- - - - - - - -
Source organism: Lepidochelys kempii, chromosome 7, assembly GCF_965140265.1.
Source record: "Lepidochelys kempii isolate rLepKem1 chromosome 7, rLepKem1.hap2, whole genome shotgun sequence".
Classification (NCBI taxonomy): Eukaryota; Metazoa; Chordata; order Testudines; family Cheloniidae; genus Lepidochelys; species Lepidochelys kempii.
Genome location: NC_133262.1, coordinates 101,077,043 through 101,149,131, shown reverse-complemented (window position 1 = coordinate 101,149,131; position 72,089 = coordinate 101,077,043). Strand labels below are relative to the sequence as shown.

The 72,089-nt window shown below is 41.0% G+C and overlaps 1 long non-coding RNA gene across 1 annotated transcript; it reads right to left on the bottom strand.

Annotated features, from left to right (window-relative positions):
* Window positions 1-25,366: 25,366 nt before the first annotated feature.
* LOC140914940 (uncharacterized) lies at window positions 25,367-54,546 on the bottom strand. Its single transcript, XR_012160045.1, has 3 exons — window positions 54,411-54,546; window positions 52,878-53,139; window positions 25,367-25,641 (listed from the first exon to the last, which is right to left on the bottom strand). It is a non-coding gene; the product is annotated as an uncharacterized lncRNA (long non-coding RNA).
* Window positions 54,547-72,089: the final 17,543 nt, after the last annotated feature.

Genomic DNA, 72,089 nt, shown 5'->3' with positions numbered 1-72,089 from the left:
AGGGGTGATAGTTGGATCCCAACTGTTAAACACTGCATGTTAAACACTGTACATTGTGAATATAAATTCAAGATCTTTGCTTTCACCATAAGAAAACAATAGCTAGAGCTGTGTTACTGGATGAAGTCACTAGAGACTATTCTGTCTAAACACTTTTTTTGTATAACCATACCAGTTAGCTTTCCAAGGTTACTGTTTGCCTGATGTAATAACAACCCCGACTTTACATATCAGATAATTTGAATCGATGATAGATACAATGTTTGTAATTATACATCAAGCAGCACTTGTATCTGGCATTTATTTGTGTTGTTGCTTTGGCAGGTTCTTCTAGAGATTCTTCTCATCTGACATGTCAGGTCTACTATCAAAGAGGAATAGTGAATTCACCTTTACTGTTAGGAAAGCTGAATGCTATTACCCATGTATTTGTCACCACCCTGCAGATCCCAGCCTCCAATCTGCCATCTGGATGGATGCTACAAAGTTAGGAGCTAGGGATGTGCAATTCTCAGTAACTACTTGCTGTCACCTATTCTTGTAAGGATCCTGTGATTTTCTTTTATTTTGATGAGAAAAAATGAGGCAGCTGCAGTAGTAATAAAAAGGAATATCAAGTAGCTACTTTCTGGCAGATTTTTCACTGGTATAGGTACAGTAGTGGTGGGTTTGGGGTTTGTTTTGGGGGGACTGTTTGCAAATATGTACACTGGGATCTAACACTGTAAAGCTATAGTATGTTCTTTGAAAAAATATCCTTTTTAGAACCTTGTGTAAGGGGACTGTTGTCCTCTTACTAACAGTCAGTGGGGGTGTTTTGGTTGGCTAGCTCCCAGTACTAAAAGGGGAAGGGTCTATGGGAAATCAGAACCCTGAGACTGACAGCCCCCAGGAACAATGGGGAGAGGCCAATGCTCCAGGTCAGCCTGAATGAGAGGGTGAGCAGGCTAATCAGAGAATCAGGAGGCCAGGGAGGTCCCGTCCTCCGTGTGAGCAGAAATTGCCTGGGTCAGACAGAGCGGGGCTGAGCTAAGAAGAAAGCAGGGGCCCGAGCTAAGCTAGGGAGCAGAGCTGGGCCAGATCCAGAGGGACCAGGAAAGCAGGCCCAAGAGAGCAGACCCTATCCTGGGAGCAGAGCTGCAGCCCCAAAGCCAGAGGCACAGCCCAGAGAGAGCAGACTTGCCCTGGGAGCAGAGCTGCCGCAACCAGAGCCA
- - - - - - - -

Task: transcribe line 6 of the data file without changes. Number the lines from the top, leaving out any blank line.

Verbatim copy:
Annotated features, from left to right (window-relative positions):